Children And Media Can Mix, But With Caution
Parents recognize that there is value in the devices that surround us daily, but there is much confusion about what is appropriate screen time or even appropriate devices to share with young children.
“When I saw that my daughter still didn’t know her alphabet at age three, I panicked. I thought, ‘Oh my goodness, I better do something quick so she can catch up to the other kids.’ So I got her an alphabet app on the iPad.” This statement from the mother of a toddler is evidence of the relationship that many parents have today with media and technology. Parents recognize that there is value in the devices that surround us daily, but there is much confusion about what is appropriate screen time or even appropriate devices to share with young children.
The American Academy of Pediatrics strongly recommends that children under the age of two not be allowed any screen time, regardless of the quality of programming or the device. This is because from birth until age three, the young brain is rapidly developing and learning from its environment. Young babies watch, listen and touch in order to learn about the surrounding world, but with television and other electronic devices, they can’t interact in the same way. And there is evidence that too early exposure to television and other electronic media can actually have a detrimental effect on language development and reading skills. Babies and toddlers learn best from the parents and caregivers who talk, read and directly interact with them every day.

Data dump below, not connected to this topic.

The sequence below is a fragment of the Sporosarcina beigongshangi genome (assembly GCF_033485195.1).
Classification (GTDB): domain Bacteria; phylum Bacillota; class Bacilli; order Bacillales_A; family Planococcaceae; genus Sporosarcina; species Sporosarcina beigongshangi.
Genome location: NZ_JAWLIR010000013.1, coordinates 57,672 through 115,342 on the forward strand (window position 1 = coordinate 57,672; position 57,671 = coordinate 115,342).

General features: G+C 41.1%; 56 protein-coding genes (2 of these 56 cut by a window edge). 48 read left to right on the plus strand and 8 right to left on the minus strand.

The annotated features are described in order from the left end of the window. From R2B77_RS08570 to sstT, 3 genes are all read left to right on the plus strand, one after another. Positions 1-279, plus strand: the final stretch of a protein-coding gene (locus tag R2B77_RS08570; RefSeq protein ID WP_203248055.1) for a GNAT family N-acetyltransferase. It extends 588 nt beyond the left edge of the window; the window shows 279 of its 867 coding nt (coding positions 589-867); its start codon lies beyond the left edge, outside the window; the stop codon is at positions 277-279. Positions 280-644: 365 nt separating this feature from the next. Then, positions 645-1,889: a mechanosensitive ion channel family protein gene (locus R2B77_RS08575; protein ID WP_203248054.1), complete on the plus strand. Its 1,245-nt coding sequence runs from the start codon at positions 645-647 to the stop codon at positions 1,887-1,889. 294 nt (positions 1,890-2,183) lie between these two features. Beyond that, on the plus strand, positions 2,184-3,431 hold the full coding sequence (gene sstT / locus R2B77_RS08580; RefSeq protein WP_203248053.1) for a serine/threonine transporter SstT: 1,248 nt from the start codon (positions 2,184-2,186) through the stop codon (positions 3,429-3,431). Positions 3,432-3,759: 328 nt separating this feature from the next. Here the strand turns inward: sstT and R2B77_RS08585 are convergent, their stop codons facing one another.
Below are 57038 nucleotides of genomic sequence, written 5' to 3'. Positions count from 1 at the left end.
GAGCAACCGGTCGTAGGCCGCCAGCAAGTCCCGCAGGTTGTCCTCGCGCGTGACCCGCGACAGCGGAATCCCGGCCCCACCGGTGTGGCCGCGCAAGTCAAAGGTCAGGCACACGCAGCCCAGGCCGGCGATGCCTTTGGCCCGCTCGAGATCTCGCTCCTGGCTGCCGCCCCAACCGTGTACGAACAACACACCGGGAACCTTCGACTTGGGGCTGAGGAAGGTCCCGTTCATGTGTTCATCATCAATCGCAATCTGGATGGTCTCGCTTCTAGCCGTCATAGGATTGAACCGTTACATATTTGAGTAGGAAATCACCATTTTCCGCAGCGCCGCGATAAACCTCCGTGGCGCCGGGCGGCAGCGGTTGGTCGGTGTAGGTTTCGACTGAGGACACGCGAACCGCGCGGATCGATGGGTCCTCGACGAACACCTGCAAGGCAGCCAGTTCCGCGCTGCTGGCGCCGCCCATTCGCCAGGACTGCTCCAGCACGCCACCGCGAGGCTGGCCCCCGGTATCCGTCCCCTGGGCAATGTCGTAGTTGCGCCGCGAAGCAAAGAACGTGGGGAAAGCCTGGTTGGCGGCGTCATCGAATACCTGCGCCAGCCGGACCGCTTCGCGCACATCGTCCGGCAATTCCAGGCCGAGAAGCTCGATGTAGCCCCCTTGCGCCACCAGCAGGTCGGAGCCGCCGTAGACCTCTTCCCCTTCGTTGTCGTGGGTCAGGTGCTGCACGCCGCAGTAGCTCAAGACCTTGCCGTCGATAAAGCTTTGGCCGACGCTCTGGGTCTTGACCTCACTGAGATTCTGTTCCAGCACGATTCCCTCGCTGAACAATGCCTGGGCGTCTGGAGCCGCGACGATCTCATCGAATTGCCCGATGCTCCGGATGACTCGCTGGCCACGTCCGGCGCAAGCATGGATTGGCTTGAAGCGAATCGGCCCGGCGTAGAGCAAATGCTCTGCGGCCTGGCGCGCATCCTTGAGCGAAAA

For children older than age 2, age-appropriate media can be helpful in learning. According to research, low-income children who view public media have made significant gains in vocabulary development, including letter recognition, letter sounds, and word meaning.
However, early childhood experts recommend that all children’s screen time be limited—including television, computer, and mobile devices—and that parents and caregivers closely monitor the content. Common Sense Media recommends that parents and caregivers develop a “balanced media plan” for their families that considers the age of the children and controls the environment in which the media is consumed.